Welcome!

Virtualization Authors: Elizabeth White, Carmen Gonzalez, Victoria Livschitz, Pat Romanski, Lori MacVittie

Blog Feed Post

Survey Findings Reveal the Importance of Network Visibility for Today’s Complex Networks

Enterprise Strategy Group Survey Details the Need to Effectively Monitor the Modern Network Environment

INFOSEC EUROPE, LONDON and COSTA MESA, Calif, 30 April 2014 - Emulex Corporation (NYSE:ELX), a leader in network connectivity, monitoring and management, today announced the results of a study of 150 IT professionals which reveals the attitudes of 150 IT professionals from various industries on the impact that complex and growing networks have on network visibility and monitoring, network and application performance, security, and compliance.

The study, conducted by Enterprise Strategy Group (ESG), confirms that the complexity of modern enterprise networks is increasing due to data centre consolidation, server virtualisation/private cloud, compute layer virtualisation, new application architectures, and the shift to dense 10Gb Ethernet (10GbE) or higher network speeds, and that these factors necessitate deeper levels of network visibility to aid in the management and troubleshooting of these networks. Of particular note, more than two-thirds (69%) of respondents stated that they expect the number of requests to capture network data (including metadata and packet-level data) to increase dramatically, driven by the needs of a variety of IT groups including network architecture, security, compliance, applications, and IT audit teams.

The 150 IT professionals who participated in the study represent multiple industries (including financial, business services, manufacturing, and retail) and are responsible for evaluating, purchasing and managing network infrastructure technologies, as well as using network-based monitoring or management tools. All respondents were from enterprise organisations with 1,000 or more employees.

Key findings from the survey include:

  • Network performance challenges are increasing, and result from the size, complexity and mobility of modern network environments. The number one indicated network performance challenge (43%) that respondents face is monitoring/managing network performance between groups of web, application, and database servers in the data centre. The second most cited challenge by respondents is maintaining end-to-end network performance to endpoint devices connecting either via public networks (42%) or wide area networks (WAN) (35%). These challenges reflect a rapidly changing environment marked by centralised data centres and an increasingly mobile workforce, which requires extending the boundary of end-to-end management to mobile devices. Other challenges include tuning the network (33%), providing Quality of Service (QoS) based on traffic or application (27%), and understanding network latency (27%).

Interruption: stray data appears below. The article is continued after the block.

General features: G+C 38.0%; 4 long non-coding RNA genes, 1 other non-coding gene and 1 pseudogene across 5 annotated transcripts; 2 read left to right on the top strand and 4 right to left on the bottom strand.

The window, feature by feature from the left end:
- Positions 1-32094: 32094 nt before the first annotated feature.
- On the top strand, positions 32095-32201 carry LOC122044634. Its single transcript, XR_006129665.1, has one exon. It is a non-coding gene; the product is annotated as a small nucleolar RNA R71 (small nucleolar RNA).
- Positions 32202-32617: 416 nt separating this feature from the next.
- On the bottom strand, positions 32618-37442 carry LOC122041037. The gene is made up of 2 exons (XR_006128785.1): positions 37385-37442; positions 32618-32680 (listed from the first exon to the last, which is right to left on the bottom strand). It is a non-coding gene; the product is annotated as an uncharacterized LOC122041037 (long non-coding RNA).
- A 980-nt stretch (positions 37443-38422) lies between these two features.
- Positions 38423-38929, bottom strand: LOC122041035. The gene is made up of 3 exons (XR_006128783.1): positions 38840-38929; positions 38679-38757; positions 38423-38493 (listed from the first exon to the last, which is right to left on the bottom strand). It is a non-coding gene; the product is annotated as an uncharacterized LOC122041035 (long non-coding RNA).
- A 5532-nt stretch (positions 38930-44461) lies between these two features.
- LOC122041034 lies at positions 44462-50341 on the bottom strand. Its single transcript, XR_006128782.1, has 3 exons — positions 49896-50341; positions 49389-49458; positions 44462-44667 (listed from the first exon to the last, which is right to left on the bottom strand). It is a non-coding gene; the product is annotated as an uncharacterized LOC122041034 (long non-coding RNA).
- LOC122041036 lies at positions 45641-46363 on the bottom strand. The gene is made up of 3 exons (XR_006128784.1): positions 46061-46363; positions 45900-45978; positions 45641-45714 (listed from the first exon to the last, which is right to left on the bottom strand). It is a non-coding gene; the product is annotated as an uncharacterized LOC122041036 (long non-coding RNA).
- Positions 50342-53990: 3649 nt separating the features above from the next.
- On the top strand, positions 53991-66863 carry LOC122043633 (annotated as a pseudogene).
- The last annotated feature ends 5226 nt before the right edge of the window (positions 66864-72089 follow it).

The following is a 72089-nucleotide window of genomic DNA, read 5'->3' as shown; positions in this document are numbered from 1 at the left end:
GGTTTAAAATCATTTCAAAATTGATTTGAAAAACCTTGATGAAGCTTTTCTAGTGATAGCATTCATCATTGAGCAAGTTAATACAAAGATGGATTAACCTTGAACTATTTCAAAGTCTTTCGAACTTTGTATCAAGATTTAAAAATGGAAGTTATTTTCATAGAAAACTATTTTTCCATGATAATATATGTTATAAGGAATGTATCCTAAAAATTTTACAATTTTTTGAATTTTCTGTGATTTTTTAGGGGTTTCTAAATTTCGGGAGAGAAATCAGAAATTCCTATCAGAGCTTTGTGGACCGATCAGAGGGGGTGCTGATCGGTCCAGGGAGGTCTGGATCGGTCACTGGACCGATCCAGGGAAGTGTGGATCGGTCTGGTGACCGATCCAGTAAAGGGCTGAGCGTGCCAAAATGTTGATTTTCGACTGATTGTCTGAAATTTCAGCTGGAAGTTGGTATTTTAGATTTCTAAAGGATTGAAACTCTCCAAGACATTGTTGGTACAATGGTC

• Security challenges are increased when there is a lack of proper network visibility for incident detection and resolution. The most often cited challenges from respondents include the struggle to capture network behaviour for incident detection (38%), monitoring network flows for anomalous behaviour (35%), the ability to capture and analyse logs from network and security devices (29%), and the ability to establish a baseline of normal network behaviour (27%).
  • Organisations struggle with multiple network monitoring tools to capture network traffic and only see that number increasing in 2014. More than two-thirds (69%) of respondents stated that they expect the number of requests to capture network data (including metadata and packet-level data) to increase dramatically. Requests to capture network data are also now being initiated by the network architecture, security, compliance, and IT audit and application teams.
  • More than half of organisations' monitoring tools cannot cope with increased 10GbE network throughput. 54% of organisations find that they either sometimes or frequently cannot cope with the increased throughput or are dropping packets due to the increased throughput.